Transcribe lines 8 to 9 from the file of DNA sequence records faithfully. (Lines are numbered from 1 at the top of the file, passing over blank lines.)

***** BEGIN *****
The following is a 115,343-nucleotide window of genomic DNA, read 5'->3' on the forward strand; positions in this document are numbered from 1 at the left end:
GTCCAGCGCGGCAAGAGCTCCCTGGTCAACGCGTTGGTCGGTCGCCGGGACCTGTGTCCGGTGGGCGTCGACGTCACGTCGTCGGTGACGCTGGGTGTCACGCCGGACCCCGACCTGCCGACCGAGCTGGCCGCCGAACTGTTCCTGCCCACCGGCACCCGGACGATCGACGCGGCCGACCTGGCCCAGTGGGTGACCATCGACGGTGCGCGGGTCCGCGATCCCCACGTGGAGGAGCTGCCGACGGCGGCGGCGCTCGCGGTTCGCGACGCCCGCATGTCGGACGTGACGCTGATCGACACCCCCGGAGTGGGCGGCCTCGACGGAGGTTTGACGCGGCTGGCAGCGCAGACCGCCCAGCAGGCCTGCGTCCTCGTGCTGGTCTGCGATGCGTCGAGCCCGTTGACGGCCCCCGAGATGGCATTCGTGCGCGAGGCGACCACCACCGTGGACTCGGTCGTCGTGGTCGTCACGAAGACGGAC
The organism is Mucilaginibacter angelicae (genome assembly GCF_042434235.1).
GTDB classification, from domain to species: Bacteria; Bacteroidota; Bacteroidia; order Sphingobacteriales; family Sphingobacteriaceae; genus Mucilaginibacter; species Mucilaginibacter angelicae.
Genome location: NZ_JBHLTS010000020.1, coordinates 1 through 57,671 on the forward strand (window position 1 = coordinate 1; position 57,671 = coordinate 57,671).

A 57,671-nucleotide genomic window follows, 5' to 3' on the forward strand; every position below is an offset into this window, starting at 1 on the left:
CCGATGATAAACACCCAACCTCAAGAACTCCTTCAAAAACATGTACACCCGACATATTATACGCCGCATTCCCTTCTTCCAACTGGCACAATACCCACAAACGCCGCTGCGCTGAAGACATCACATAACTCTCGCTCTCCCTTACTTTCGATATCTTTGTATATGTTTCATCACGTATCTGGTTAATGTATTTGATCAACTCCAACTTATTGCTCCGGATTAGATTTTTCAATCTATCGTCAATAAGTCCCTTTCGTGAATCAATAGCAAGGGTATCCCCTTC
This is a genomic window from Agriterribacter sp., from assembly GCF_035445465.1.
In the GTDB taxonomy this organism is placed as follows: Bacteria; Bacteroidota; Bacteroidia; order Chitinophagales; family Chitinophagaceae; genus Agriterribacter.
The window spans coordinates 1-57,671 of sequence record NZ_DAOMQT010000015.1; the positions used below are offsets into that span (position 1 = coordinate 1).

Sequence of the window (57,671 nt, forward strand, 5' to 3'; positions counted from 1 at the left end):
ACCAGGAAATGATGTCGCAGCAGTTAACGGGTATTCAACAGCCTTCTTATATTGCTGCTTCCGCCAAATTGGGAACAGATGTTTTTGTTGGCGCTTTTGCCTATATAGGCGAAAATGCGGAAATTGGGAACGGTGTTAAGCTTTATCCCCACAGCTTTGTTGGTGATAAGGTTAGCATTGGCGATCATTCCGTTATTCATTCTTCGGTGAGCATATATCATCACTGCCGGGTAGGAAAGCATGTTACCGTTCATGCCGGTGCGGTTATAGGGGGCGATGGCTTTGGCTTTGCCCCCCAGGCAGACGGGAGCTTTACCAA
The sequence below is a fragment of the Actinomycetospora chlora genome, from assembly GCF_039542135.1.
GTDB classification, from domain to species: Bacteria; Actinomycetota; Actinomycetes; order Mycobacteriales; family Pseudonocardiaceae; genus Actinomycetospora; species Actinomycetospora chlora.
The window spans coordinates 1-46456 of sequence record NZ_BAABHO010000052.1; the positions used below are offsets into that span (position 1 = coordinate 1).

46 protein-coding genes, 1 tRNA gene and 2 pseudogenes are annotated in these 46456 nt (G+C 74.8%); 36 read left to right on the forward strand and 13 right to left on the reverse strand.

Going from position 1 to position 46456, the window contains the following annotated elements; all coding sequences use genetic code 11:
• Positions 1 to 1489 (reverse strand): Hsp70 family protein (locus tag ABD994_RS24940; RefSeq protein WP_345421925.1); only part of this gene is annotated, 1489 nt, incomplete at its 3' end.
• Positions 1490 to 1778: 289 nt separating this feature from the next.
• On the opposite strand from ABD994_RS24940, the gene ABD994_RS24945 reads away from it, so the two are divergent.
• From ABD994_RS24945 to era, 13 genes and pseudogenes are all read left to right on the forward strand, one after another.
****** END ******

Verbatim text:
This is a genomic window from Agriterribacter sp., from assembly GCF_035445465.1.
In the GTDB taxonomy this organism is placed as follows: Bacteria; Bacteroidota; Bacteroidia; order Chitinophagales; family Chitinophagaceae; genus Agriterribacter.